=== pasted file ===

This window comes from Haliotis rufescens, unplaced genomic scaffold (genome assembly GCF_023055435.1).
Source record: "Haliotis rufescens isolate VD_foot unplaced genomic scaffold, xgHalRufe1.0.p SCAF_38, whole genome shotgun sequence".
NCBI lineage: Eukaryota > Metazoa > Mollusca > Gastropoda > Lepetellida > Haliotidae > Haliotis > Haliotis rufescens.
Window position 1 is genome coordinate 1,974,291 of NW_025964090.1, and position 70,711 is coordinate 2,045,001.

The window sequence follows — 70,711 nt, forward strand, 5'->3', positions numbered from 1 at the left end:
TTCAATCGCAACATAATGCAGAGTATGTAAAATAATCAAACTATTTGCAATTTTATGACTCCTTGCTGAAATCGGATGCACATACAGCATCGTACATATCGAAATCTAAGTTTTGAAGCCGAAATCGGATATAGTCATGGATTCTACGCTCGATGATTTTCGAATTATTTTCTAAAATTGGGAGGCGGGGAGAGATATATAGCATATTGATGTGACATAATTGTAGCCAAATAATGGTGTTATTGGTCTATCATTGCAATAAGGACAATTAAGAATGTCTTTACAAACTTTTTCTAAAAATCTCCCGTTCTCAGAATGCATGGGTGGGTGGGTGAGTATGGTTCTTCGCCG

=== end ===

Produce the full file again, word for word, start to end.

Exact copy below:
This window comes from Haliotis rufescens, unplaced genomic scaffold (genome assembly GCF_023055435.1).
Source record: "Haliotis rufescens isolate VD_foot unplaced genomic scaffold, xgHalRufe1.0.p SCAF_38, whole genome shotgun sequence".
NCBI lineage: Eukaryota > Metazoa > Mollusca > Gastropoda > Lepetellida > Haliotidae > Haliotis > Haliotis rufescens.
Window position 1 is genome coordinate 1,974,291 of NW_025964090.1, and position 70,711 is coordinate 2,045,001.

The window sequence follows — 70,711 nt, forward strand, 5'->3', positions numbered from 1 at the left end:
TTCAATCGCAACATAATGCAGAGTATGTAAAATAATCAAACTATTTGCAATTTTATGACTCCTTGCTGAAATCGGATGCACATACAGCATCGTACATATCGAAATCTAAGTTTTGAAGCCGAAATCGGATATAGTCATGGATTCTACGCTCGATGATTTTCGAATTATTTTCTAAAATTGGGAGGCGGGGAGAGATATATAGCATATTGATGTGACATAATTGTAGCCAAATAATGGTGTTATTGGTCTATCATTGCAATAAGGACAATTAAGAATGTCTTTACAAACTTTTTCTAAAAATCTCCCGTTCTCAGAATGCATGGGTGGGTGGGTGAGTATGGTTCTTCGCCG